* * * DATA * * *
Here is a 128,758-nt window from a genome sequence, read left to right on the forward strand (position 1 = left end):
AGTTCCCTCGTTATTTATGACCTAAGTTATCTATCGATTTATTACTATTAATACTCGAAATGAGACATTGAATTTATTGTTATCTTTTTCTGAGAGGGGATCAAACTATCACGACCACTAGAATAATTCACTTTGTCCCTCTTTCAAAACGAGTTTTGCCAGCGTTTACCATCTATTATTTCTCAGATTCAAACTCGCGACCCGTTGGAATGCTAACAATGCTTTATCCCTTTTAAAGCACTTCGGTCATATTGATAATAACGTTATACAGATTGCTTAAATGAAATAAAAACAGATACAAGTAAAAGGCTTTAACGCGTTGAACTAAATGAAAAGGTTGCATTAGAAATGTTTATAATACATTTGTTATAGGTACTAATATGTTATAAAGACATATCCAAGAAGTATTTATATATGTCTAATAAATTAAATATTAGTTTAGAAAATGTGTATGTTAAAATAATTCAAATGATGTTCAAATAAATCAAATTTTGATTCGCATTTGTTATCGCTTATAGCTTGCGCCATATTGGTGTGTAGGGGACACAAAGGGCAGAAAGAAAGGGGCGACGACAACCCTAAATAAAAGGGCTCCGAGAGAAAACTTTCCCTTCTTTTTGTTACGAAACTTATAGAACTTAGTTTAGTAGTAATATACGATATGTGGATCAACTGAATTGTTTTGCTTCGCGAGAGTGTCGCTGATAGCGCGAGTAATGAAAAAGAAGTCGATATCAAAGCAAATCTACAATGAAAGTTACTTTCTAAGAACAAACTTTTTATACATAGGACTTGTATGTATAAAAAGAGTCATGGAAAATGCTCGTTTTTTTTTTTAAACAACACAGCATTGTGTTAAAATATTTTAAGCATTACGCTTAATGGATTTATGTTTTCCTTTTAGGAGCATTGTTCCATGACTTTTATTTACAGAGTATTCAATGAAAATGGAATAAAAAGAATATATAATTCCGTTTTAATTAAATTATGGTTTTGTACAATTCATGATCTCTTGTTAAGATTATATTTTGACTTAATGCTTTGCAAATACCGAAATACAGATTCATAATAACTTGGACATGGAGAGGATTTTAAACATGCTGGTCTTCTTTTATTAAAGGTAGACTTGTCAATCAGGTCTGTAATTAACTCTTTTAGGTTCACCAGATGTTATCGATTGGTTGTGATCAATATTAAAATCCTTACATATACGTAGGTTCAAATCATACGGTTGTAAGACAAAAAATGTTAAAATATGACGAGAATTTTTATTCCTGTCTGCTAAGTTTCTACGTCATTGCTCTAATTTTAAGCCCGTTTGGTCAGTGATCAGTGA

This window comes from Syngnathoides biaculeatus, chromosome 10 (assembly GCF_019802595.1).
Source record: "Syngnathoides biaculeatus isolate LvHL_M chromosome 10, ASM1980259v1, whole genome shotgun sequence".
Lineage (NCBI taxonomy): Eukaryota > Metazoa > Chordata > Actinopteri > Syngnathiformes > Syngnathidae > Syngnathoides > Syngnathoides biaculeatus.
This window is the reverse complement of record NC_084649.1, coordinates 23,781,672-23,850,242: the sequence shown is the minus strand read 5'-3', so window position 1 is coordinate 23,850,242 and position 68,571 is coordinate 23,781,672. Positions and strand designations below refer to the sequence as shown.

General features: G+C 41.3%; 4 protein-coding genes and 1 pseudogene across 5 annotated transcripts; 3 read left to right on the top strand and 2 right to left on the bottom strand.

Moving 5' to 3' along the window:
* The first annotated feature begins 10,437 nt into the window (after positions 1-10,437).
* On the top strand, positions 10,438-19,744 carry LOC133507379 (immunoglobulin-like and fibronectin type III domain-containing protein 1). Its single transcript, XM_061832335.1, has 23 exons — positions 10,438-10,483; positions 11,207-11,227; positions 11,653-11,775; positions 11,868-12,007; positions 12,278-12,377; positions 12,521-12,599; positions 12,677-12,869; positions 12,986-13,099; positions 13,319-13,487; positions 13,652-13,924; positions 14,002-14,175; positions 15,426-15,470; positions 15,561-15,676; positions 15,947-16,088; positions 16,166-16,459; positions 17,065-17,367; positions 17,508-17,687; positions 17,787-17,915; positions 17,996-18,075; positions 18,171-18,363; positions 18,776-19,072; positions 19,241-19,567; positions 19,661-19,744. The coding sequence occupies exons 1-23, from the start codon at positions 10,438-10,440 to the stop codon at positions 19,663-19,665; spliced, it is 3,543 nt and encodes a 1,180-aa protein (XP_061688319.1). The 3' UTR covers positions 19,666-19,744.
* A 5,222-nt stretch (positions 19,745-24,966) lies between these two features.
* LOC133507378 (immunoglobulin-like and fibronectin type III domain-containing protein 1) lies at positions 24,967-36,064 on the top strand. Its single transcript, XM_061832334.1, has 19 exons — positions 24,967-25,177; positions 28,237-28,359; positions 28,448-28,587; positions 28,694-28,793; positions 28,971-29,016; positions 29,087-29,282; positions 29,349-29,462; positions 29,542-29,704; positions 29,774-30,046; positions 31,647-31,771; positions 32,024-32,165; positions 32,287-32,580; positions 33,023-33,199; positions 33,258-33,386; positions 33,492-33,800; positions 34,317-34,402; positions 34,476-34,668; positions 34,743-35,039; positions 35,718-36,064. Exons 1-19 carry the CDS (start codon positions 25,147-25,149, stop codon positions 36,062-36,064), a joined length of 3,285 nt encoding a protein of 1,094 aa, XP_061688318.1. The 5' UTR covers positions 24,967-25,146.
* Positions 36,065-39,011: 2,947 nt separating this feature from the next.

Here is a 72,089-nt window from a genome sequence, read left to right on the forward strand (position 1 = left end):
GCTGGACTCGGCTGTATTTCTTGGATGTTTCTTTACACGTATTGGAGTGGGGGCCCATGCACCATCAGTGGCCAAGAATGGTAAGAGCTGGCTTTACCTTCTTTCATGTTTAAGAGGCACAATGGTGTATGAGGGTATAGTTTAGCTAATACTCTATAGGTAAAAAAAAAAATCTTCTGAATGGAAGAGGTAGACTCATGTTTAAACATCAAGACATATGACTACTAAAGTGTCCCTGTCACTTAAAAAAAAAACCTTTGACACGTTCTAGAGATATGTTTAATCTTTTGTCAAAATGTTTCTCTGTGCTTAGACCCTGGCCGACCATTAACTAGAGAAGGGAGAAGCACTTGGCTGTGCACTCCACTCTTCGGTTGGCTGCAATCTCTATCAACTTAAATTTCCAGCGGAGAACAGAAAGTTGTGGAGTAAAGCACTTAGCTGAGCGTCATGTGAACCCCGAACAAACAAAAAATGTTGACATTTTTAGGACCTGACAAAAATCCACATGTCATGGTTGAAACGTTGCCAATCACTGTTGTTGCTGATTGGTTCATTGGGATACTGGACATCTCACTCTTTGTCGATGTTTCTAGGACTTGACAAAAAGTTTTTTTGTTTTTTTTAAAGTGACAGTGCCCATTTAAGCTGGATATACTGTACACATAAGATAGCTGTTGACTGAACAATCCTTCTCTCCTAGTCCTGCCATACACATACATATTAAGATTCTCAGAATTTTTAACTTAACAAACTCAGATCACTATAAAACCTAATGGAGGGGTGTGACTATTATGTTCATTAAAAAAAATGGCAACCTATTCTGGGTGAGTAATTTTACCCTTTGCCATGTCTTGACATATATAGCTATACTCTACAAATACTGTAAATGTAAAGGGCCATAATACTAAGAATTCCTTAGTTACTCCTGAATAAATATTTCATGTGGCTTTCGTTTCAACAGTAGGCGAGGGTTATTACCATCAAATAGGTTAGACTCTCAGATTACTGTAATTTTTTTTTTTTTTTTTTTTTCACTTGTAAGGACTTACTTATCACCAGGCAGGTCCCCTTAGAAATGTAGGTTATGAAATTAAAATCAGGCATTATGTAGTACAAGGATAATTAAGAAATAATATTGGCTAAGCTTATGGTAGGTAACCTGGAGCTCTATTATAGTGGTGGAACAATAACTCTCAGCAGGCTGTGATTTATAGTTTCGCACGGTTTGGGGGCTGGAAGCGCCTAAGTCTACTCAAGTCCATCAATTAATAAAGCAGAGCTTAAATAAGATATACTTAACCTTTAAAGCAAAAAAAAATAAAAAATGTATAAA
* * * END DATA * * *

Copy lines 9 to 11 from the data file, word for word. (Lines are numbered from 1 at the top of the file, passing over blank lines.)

* The first annotated feature begins 10,437 nt into the window (after positions 1-10,437).
* On the top strand, positions 10,438-19,744 carry LOC133507379 (immunoglobulin-like and fibronectin type III domain-containing protein 1). Its single transcript, XM_061832335.1, has 23 exons — positions 10,438-10,483; positions 11,207-11,227; positions 11,653-11,775; positions 11,868-12,007; positions 12,278-12,377; positions 12,521-12,599; positions 12,677-12,869; positions 12,986-13,099; positions 13,319-13,487; positions 13,652-13,924; positions 14,002-14,175; positions 15,426-15,470; positions 15,561-15,676; positions 15,947-16,088; positions 16,166-16,459; positions 17,065-17,367; positions 17,508-17,687; positions 17,787-17,915; positions 17,996-18,075; positions 18,171-18,363; positions 18,776-19,072; positions 19,241-19,567; positions 19,661-19,744. The coding sequence occupies exons 1-23, from the start codon at positions 10,438-10,440 to the stop codon at positions 19,663-19,665; spliced, it is 3,543 nt and encodes a 1,180-aa protein (XP_061688319.1). The 3' UTR covers positions 19,666-19,744.
* A 5,222-nt stretch (positions 19,745-24,966) lies between these two features.